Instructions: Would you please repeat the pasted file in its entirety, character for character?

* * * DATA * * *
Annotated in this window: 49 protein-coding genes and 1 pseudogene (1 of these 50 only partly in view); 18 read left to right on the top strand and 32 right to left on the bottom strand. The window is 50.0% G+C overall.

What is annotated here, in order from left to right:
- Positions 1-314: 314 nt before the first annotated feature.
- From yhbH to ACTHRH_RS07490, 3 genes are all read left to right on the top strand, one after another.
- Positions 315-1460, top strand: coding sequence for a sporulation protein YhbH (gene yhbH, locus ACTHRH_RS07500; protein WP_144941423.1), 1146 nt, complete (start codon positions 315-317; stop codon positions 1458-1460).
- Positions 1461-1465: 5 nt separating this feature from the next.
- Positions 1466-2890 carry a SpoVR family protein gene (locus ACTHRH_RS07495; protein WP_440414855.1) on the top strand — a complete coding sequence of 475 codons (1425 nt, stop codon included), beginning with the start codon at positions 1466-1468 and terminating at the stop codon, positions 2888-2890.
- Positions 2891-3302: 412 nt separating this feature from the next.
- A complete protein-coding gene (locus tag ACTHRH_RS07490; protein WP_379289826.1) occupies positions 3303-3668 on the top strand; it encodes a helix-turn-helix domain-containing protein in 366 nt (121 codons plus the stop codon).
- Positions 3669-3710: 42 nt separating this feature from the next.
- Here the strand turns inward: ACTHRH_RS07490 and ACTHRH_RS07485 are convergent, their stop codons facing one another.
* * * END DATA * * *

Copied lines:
Annotated in this window: 49 protein-coding genes and 1 pseudogene (1 of these 50 only partly in view); 18 read left to right on the top strand and 32 right to left on the bottom strand. The window is 50.0% G+C overall.

What is annotated here, in order from left to right:
- Positions 1-314: 314 nt before the first annotated feature.
- From yhbH to ACTHRH_RS07490, 3 genes are all read left to right on the top strand, one after another.
- Positions 315-1460, top strand: coding sequence for a sporulation protein YhbH (gene yhbH, locus ACTHRH_RS07500; protein WP_144941423.1), 1146 nt, complete (start codon positions 315-317; stop codon positions 1458-1460).
- Positions 1461-1465: 5 nt separating this feature from the next.
- Positions 1466-2890 carry a SpoVR family protein gene (locus ACTHRH_RS07495; protein WP_440414855.1) on the top strand — a complete coding sequence of 475 codons (1425 nt, stop codon included), beginning with the start codon at positions 1466-1468 and terminating at the stop codon, positions 2888-2890.
- Positions 2891-3302: 412 nt separating this feature from the next.
- A complete protein-coding gene (locus tag ACTHRH_RS07490; protein WP_379289826.1) occupies positions 3303-3668 on the top strand; it encodes a helix-turn-helix domain-containing protein in 366 nt (121 codons plus the stop codon).
- Positions 3669-3710: 42 nt separating this feature from the next.
- Here the strand turns inward: ACTHRH_RS07490 and ACTHRH_RS07485 are convergent, their stop codons facing one another.